The life of the old Phoenix Trotting Park in the West Valley is coming to an end. Owners have pulled permits to demolish the building by the end of 2017.
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Phoenix Trotting Park is on the market for $16.5 million.
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What do you think the West Phoenix property should become?
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Phoenix Trotting Park in West Valley set for demolition
Phoenix Trotting Park is on the market
Phoenix Trotting Park dormant for 50 years
The Phoenix Trotting Park — the massive and long-abandoned horse-racing track along Interstate 10 and Loop 303 in Goodyear — will be demolished by the end of the year.
Removal of asbestos in the four-story building is underway, and demolition of the 100,000-square-foot building is expected to be completed by December, according to permits pulled with the Maricopa County Air Quality Department.
The building, which has been largely vacant for more than 50 years, sits along two of the Phoenix-area’s busiest freeways, an intersection destined for commercial and industrial growth.
But not everyone is happy to see the landmark torn down.
Trevor Freeman, a Phoenix resident who has documented the history of the Phoenix Trotting Park on his website, phoenixtrottingpark.com, said the structure has value to the Valley community.
“Even though it hasn’t been used in a very long time, there’s a lot of people that have a lot of memories, like when you’re coming from California and drive by it and it means you’re home,” Freeman said.
Few details about reason for demolition
The 194-acre property where the building stands is owned by Citrus Commerce Centre LLC, which is owned by the Roles family. The site was listed for sale for $16.5 million in December 2015 and went into escrow in August 2016, but the deal was unsuccessful.
Chaz Smith, senior vice president of Colliers International, which is representing the Roles family in the sale, said the property is “not actively being marketed” but that it will be for sale.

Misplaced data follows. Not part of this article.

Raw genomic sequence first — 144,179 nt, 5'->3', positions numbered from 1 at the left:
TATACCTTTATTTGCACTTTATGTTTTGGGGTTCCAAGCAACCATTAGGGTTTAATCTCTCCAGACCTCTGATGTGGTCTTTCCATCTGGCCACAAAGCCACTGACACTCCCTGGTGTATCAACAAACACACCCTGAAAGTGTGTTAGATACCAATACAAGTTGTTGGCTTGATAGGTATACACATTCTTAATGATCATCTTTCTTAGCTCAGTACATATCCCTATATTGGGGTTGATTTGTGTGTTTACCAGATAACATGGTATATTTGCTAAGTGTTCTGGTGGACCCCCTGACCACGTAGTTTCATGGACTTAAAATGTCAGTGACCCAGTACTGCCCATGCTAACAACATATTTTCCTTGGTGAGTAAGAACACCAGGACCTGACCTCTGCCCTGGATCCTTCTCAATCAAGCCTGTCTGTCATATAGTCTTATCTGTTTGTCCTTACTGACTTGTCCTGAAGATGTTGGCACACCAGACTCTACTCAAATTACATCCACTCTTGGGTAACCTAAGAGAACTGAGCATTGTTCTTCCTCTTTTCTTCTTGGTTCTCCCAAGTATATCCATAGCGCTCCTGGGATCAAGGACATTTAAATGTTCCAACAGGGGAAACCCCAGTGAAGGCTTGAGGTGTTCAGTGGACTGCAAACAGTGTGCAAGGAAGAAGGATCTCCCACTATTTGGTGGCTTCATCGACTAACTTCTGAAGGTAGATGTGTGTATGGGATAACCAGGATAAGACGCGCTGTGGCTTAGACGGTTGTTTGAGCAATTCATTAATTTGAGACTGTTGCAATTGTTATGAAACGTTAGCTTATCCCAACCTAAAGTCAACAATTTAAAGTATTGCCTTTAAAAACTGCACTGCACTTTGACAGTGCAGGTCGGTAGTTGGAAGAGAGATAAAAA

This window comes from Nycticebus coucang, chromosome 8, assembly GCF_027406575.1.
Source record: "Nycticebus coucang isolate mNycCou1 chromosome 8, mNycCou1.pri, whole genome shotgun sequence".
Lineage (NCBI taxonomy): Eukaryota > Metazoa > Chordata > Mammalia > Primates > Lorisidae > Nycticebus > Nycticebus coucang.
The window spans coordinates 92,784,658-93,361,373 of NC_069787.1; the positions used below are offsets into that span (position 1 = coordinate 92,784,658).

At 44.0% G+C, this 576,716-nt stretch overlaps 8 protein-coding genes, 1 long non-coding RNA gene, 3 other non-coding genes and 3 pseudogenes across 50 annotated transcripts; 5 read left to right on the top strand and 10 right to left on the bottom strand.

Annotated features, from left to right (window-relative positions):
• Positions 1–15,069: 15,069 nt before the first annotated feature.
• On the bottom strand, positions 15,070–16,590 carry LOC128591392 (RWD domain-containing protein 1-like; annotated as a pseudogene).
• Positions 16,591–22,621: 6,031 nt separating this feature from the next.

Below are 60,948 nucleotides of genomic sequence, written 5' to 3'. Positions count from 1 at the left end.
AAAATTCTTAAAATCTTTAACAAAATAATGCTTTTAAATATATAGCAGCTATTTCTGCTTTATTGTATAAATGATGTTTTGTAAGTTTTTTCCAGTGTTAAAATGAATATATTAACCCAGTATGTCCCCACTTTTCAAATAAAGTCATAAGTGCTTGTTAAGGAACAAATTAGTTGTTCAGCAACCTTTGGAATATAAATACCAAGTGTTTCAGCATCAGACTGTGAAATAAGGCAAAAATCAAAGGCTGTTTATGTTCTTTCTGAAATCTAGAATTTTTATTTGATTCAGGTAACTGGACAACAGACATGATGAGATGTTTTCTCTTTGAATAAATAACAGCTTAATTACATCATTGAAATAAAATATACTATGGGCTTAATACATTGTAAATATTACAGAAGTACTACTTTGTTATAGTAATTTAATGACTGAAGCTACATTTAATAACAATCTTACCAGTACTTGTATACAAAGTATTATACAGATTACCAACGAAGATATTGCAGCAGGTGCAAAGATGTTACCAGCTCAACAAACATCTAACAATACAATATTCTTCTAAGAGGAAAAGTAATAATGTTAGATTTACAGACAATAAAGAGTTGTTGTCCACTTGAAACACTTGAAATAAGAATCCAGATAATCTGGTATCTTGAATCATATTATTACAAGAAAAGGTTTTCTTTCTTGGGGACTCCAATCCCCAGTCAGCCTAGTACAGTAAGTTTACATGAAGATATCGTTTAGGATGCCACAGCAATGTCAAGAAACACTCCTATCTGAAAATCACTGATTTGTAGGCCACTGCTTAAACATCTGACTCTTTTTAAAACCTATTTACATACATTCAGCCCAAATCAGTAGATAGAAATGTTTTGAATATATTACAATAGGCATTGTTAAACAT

Smith declined to comment further, citing the family’s request not to discuss plans for the property.
An attorney with the Roles family also declined to comment when reached by The Republic.
When the Roles family purchased the property from Grand Canyon University for $2 million in 1995, they indicated interest in repurposing the iconic grandstand structure, according to a Republic article from 1996, but those visions never came to fruition.
What’s next for the property?
Goodyear officials hope the land will be repurposed to bring increased commerce to the area.
After the asbestos is removed and county inspectors verify the structure is clean, the owners can begin demolition, said Bob Huhn, a spokesman with the Maricopa County Air Quality Department.
Two other structures, a maintenance building and jockey building on the south end of the dirt lot, are also scheduled for demolition.
Goodyear spokeswoman Amy Bolton said the city has no plans on file for the future of this property, but the city’s general plan supports development of the property as business and commerce.
She said the city is aware of the preparations underway for demolition, and the city also approved demolition and electrical power work permits through mid-November.
“The city is coordinating with the contractors on access, life safety, and similar public safety items,” Bolton said. “We look forward to continuing to work with the contractors and property owners so the schedule can be met.”
‘Beautifully built’ but unsuccessful landmark
James Dunnigan, an East Coast horse-racing enthusiast who also owned a track in New York, built the Phoenix Trotting Park for $10 million.
The track, with 1,500 seats in the glass-enclosed grandstand, opened on Jan. 11, 1965, surrounded for miles by small farming communities and open desert.
It operated for two seasons before it was abandoned in 1966, because the projected crowds of bettors never came and seasonal flooding sometimes closed the two-lane road to the track.
Sharon Girulat, a Goodyear resident who has advocated to preserve and repurpose the building since 2013, said the property went into escrow again in January, but that again failed.
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She laments the imminent demolition, since the structure is “solid as a fort.”
She said the building could’ve been repurposed as a performing arts campus, with indoor practice halls and a performance hall, and outdoor spaces for concerts.
She also had researched repurposing the structure to showcase Cirque du Soleil-style shows with horses. This, Girulat said, could’ve been an economic driver to Goodyear.
“It works because that physical structure is iconic, it’s so unique, so beautifully built,” she said. “It’s magnificent.”
With demolition looming, Freeman wishes the owners were more transparent about their motives to tear down the four-story building.
“It would be nice if they would say what’s the reasoning, what’s the purpose. … Something to give some closure,” Freeman said.
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